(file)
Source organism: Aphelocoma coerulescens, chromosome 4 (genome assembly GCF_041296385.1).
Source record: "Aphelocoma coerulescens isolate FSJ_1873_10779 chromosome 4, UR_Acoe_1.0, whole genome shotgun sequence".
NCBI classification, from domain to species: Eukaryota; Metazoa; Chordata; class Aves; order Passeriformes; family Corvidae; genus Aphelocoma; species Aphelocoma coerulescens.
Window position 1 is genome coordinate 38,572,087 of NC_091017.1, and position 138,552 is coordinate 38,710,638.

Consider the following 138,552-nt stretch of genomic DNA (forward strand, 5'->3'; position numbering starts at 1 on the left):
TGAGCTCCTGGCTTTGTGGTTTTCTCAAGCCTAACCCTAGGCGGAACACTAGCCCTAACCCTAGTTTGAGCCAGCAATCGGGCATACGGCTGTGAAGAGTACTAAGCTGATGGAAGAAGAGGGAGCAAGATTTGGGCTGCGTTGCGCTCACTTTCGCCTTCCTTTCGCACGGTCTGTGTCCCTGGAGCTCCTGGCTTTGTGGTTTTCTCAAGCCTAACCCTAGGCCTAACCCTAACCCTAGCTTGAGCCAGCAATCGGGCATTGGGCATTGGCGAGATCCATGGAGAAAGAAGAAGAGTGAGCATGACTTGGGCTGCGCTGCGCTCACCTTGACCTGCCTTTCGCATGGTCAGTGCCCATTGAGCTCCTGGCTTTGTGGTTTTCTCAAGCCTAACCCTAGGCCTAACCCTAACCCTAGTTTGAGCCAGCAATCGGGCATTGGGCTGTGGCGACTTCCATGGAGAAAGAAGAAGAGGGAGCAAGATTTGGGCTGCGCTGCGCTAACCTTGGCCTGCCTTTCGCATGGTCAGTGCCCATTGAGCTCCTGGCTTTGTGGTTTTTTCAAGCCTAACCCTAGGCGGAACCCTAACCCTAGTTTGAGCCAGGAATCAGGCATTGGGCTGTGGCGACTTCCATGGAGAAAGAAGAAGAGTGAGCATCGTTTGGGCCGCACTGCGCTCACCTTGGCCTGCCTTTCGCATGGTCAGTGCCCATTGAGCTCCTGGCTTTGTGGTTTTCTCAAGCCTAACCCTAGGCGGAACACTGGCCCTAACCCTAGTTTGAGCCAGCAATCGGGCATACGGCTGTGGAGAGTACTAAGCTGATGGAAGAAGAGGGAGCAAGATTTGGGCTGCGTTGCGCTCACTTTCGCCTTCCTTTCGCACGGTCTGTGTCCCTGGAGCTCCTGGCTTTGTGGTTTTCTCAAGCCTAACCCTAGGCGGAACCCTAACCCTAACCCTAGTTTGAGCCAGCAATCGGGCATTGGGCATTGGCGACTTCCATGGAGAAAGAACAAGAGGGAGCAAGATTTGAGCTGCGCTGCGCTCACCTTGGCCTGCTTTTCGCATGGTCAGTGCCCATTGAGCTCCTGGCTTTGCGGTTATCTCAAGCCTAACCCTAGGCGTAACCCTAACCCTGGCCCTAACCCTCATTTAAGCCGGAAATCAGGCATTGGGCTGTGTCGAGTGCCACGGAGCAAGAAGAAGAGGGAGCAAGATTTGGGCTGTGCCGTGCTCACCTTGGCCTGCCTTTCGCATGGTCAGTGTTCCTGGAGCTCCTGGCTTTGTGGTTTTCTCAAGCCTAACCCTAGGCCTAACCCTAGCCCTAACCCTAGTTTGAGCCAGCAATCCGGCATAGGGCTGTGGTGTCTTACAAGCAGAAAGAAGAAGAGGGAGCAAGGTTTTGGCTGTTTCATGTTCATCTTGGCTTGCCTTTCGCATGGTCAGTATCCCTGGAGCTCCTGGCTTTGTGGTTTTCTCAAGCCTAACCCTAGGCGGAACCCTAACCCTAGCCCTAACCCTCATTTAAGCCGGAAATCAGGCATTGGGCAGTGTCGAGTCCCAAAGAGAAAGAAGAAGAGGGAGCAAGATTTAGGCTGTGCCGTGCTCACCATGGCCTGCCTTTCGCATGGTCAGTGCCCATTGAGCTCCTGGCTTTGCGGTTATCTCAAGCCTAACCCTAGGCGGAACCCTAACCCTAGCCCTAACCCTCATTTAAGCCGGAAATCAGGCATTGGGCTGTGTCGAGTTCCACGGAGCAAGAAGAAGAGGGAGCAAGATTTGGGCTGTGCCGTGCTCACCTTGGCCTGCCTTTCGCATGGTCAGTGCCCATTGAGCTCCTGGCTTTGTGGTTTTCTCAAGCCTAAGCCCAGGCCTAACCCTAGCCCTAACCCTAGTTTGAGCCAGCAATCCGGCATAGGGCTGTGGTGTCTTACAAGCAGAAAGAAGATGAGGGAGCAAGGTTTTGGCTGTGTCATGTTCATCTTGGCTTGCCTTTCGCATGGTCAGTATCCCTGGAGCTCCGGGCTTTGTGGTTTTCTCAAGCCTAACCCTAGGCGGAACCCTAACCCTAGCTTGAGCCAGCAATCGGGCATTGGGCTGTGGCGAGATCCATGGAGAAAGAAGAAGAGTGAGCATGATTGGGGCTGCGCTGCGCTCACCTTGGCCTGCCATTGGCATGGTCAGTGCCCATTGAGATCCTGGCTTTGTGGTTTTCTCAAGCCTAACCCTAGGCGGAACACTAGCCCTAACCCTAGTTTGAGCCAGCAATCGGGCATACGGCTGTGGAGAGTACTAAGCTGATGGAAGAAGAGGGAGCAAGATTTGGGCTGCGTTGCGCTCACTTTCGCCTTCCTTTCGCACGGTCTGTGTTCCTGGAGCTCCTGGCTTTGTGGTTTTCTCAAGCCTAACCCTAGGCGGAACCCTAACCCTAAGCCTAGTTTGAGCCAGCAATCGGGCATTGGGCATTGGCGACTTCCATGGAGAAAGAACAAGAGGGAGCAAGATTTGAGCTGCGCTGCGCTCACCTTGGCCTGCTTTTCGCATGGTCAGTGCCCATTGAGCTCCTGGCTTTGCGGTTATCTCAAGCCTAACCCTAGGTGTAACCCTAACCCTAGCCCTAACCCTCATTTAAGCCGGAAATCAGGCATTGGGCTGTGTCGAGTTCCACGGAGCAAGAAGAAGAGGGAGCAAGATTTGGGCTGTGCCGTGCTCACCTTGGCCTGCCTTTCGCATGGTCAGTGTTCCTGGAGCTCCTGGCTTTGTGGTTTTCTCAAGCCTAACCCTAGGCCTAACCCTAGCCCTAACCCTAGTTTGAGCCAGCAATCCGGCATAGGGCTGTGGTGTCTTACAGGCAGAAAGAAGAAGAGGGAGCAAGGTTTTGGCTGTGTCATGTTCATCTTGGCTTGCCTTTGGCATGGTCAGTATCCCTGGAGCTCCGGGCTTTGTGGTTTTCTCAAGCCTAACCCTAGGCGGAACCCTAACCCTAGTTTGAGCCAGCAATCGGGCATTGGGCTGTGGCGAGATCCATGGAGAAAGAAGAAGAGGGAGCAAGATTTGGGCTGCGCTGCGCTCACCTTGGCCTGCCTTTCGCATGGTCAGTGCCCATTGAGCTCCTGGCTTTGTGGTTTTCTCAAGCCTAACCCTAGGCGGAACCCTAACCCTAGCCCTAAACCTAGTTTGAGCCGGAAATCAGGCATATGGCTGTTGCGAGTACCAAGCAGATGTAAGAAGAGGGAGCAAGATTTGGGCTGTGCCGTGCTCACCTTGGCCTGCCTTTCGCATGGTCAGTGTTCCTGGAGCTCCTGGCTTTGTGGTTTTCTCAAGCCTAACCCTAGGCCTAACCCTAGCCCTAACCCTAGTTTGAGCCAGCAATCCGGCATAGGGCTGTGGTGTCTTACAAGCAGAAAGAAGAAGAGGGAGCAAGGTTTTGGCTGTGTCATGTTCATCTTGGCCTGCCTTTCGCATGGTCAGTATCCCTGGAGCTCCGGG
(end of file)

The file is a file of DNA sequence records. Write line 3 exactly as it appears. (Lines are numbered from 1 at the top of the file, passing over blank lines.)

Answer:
NCBI classification, from domain to species: Eukaryota; Metazoa; Chordata; class Aves; order Passeriformes; family Corvidae; genus Aphelocoma; species Aphelocoma coerulescens.